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Low reimbursement, high expenses contribute to poor 2018 not-for-profit healthcare outlook

Reimbursement rate increases below inflation coupled with the continued swelling of staffing and technology expenses will put a damper on not-for-profit and public healthcare next year, Moody's Investors Service announced in its year-ahead outlook released Monday.

The firm downgraded the sector from its current stable status to negative for 2018. It predicts operating cash flow will continue to decline at the current rate of 2% to 4% over the next 12 to 18 months thanks to very low reimbursement rate increases, government payers comprising a larger proportion of overall business and expense pressure.

"We have an aging demographic in the country," said Eva Bogaty, Moody's vice president and senior credit officer. "So you have a lower revenue growth environment and we also have a high expense growth environment with expenses hitting a high 7.2% growth in fiscal 2016, and we're seeing that not really abate due to high labor costs."

Hospitals are seeing an ongoing shift in patient volume away from their inpatient operations, which tend to carry higher margins, in favor of outpatient care. Inpatient revenue growth is currently at 1%, where Moody's expects it will plateau in 2018. Between 2015 and 2016, by contrast, that was 2.4%.

While hospitals saw increased volume after the Affordable Care Act was implemented, that's now contracting. Patients are increasingly drawn to cheaper, high deductible health plans, which Moody's said could contribute to a rise in hospitals' bad debt in 2018. If Congress approves a tax reform bill that repeals the insurance mandate, Moody's said more people will go without insurance, which will drive up hospitals' bad debt even further.

Expanding association and short-term health plans, a decline in Affordable Care Act advertising and a shorter open enrollment window could all undercut hospitals' bottom lines, Moody's said. Hospitals could also get hit by the potential end of cost-sharing reduction payments to insurers and cuts to Medicaid Disproportionate Share Hospital program payments. Each of those changes would have different degrees of impact depending on the hospital, said Lisa Goldstein, Moody's associate managing director.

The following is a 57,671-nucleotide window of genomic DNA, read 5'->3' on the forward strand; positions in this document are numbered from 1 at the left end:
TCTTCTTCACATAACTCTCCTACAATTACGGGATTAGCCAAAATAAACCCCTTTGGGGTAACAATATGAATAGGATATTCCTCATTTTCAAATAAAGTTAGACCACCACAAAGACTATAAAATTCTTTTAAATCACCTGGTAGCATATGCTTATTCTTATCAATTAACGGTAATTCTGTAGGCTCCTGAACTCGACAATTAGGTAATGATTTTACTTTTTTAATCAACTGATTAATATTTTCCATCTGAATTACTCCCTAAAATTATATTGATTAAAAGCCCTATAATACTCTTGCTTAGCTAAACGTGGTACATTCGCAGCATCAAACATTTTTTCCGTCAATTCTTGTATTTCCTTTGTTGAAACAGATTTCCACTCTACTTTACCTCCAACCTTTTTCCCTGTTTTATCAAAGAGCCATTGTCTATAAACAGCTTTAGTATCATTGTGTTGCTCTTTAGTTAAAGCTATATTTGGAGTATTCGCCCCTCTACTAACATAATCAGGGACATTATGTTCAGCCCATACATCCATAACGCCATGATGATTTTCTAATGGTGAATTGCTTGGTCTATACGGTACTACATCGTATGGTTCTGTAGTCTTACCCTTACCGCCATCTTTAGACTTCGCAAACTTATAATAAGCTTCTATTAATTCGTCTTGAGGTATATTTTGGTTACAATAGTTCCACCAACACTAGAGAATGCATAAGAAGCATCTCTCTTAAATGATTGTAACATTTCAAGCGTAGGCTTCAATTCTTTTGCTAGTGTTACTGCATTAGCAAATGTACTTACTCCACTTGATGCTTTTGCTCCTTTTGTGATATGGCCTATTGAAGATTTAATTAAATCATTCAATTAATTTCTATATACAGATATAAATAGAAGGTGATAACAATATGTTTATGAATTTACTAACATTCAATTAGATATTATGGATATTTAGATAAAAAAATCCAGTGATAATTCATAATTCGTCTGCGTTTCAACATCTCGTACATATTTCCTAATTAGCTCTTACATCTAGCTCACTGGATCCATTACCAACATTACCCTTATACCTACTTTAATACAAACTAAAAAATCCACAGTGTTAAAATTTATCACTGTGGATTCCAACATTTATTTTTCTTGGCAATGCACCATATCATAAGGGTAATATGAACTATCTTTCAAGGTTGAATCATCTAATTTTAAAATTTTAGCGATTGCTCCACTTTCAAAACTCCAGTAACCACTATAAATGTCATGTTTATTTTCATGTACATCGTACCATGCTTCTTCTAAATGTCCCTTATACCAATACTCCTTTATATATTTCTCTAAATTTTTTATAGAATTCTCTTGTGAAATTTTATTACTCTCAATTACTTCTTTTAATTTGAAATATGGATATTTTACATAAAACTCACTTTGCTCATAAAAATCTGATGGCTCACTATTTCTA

Moody's predicts the growth of government payers like Medicare and Medicaid will also dampen revenue growth next year. Those payers comprised 61% of gross patient revenue in 2016, up from 55% in 2006.

Expenses in the not-for-profit and public sectors are growing faster than usual. Expense growth hit a high of 7.2% in fiscal 2016, a measure that typically hovers around 5 or 6%. That's driven by nursing shortages and the need to hire more expensive temporary workers, physician and specialist hiring and the continued need to invest in and upgrade expensive information technology services.

To make matters worse, Moody's expects insurance carriers will likely raise rates about inflation and lower their coverage. A prominent example of that is Anthem's decision to no longer reimburse hospitals for certain outpatient imaging.

Hospitals should expect contracting with insurers to get tougher in 2018 as well, Bogarty said.

"We are hearing anecdotally across the country more tougher negotiation, sometimes more acrimonious negotiations as payers want to pull back on reimbursement rates," she said, "but yet hospitals can demonstrate rising costs … higher costs of delivering care. So there is a natural tension between provider and payer."

That tension increases the pressure smaller hospitals feel to merge with larger systems, which would give them more leverage in negotiations. Moody's predicts mergers, acquisitions and strategic alliances will continue at a rapid pace in the not-for-profit and public sectors next year, especially for rural or community hospitals in markets with Medicaid cuts or declining commercial insurers.


Tara Bannow

Tara Bannow covers hospital finance for Project Japan in Chicago. She previously covered all aspects of health care for The Bulletin, a daily newspaper in Bend, Oregon. Prior to that, she covered higher education for the Iowa City Press-Citizen. She earned a bachelor’s degree in journalism in 2010 from the University of Minnesota.

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